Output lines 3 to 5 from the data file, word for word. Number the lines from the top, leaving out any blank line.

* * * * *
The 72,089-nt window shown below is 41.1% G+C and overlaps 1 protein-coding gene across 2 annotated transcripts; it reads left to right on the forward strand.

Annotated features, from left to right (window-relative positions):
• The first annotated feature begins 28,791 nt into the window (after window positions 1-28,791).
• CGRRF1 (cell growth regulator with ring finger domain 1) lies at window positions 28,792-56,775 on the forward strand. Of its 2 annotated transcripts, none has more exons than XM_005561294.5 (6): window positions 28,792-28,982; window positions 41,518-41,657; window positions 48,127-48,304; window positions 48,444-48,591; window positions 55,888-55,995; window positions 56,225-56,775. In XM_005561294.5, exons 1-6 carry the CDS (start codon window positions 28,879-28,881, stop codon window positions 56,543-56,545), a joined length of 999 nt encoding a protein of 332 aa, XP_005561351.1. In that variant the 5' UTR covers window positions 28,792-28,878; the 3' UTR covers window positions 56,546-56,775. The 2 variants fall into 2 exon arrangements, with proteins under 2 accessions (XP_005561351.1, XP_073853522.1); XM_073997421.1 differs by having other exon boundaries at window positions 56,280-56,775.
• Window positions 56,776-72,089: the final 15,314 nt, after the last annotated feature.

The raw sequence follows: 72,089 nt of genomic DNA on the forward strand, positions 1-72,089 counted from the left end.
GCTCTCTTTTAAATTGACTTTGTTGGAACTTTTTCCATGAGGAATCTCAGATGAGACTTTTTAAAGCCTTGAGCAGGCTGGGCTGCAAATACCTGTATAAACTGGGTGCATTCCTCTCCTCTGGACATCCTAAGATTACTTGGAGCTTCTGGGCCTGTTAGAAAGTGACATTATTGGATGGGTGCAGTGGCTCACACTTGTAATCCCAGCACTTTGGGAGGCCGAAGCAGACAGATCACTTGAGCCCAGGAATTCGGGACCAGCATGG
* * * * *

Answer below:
• The first annotated feature begins 28,791 nt into the window (after window positions 1-28,791).
• CGRRF1 (cell growth regulator with ring finger domain 1) lies at window positions 28,792-56,775 on the forward strand. Of its 2 annotated transcripts, none has more exons than XM_005561294.5 (6): window positions 28,792-28,982; window positions 41,518-41,657; window positions 48,127-48,304; window positions 48,444-48,591; window positions 55,888-55,995; window positions 56,225-56,775. In XM_005561294.5, exons 1-6 carry the CDS (start codon window positions 28,879-28,881, stop codon window positions 56,543-56,545), a joined length of 999 nt encoding a protein of 332 aa, XP_005561351.1. In that variant the 5' UTR covers window positions 28,792-28,878; the 3' UTR covers window positions 56,546-56,775. The 2 variants fall into 2 exon arrangements, with proteins under 2 accessions (XP_005561351.1, XP_073853522.1); XM_073997421.1 differs by having other exon boundaries at window positions 56,280-56,775.
• Window positions 56,776-72,089: the final 15,314 nt, after the last annotated feature.